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|Index||435 reviews in total|
*** This review may contain spoilers ***
A film about wannabee's, never-were's and less-than-heroes making it
against all odds. Where have we heard that before. But when the
unfortunates are the Shoveller, the Blue Raja and Mr.Furious you know
this is not your conventional rags to riches story.
A classic performance by Eddie Izzard as Tony P. one of the Disco boys leaders and Geoffrey Rush as Arch Villain shows actual thought went into the casting.
Even Greg Kinnear, at first glance an odd choice for the role of Captain Amazing turns out spot on.
Watch this film if you're sick of comic-gone-film stereotypes. Why couldn't anger be a super power?
*** This review may contain spoilers ***
******WARNING: MAY CONTAIN SPOILERS**************
So who are these "Mystery Men?" Simply put, the Mystery Men are a group of sub-Heroes desperately trying to live out their adolescent fantasy lives while botching both their real identities and their super identities. The Shoveller (Bill Macy) works construction during the day, and at night, leaves his wife and kids at home while he cruises the street looking for crimes to tackle with his extraordinary and unique Shovel-fighting style. The Blue Raja (Hank Azaria) sells silverware to newlyweds by day and flings tableware at crackpot villians by night, if his mom isn't keeping him busy with the latest snooping. Mr. Furious works in a junk yard to earn his pay, then takes out his frustration on his friends at night, tossing ill-conceived one-liners at friend and foe alike and threatening to get really angry (leaving everyone to wonder, So What?). Ben Stiller breathes such life into this character, you can't help but love him.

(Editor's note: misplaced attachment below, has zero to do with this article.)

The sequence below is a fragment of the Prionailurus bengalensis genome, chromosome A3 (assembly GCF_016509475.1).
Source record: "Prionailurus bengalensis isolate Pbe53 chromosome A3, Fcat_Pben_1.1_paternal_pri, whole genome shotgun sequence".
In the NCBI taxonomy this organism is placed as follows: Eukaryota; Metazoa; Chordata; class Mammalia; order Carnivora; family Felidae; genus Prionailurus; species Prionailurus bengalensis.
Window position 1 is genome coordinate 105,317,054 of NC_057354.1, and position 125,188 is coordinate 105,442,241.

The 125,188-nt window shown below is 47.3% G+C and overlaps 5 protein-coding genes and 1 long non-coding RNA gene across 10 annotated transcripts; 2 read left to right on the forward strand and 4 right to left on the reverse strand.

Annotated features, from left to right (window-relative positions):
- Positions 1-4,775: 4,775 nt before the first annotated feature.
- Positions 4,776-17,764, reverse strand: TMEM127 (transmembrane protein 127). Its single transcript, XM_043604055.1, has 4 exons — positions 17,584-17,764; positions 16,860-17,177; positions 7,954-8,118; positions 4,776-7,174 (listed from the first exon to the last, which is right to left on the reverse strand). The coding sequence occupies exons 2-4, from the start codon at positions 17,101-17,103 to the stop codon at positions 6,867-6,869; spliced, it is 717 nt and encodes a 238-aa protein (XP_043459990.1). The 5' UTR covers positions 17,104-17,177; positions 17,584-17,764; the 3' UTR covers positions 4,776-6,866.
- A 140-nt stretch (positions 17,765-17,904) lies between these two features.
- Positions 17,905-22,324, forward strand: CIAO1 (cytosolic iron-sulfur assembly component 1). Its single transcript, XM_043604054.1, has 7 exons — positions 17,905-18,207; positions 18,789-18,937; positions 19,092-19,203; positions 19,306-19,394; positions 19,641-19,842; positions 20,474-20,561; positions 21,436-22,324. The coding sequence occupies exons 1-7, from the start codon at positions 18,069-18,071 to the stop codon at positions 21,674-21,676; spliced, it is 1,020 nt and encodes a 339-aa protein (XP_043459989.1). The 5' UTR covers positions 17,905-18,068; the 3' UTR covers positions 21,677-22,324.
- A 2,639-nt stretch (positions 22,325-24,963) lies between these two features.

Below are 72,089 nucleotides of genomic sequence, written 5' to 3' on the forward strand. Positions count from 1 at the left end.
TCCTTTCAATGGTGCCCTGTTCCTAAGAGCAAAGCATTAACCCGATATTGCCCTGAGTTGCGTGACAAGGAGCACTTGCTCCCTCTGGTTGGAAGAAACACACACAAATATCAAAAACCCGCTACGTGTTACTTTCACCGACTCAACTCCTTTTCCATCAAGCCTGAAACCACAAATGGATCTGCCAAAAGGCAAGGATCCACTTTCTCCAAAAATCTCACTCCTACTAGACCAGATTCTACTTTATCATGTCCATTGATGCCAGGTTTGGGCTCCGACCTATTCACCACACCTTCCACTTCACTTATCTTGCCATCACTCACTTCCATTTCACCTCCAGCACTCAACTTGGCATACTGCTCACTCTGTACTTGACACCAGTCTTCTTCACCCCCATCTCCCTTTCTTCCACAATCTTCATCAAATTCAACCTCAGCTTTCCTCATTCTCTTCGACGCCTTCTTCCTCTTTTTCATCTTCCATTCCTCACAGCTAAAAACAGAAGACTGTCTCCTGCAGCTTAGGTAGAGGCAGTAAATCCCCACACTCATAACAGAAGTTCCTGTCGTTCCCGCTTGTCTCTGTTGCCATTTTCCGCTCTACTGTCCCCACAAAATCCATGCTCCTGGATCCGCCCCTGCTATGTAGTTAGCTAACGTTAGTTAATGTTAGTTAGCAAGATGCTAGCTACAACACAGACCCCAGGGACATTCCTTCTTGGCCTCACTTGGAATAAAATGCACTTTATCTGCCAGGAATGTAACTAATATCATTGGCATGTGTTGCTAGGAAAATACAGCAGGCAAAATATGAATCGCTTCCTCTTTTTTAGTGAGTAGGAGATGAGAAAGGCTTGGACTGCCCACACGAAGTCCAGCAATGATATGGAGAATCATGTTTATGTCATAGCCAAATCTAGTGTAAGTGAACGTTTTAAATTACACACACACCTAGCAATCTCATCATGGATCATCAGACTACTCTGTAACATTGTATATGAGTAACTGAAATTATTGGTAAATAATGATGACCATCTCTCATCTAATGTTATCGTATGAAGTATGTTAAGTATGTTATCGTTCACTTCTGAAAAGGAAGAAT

These three spend their nights trying to capture that 'moment of glory' they've dreamed about... becoming real Super Heroes. Obviously, it could happen. Champion City has Captain Amazing, after all... a flying, fighting super-cop with enough corporate logos on his costume to stop an extra bullet or two. Greg Kinnear turns in a stellar performance as a middle-aged sellout trying to recapture his fans attention in the twilight of his career.
To bring back that 'extra magic' that might win the endorsements again, C.A. frees Casanova Frankenstein, a WAAAAAY over-the-top menace played to chilling perfection by Goeffrey Rush. This lunatic genius has created a 'psychofrakulator' to warp Champion City into a reflection of his own insanities... and ends up capturing C.A. within hours of his release from prison. This leaves only the Mystery Men to stop Frankenstein's evil plan, but with such henchmen as the Disco Boys protecting Frankenstein, the trio are going to need a little help.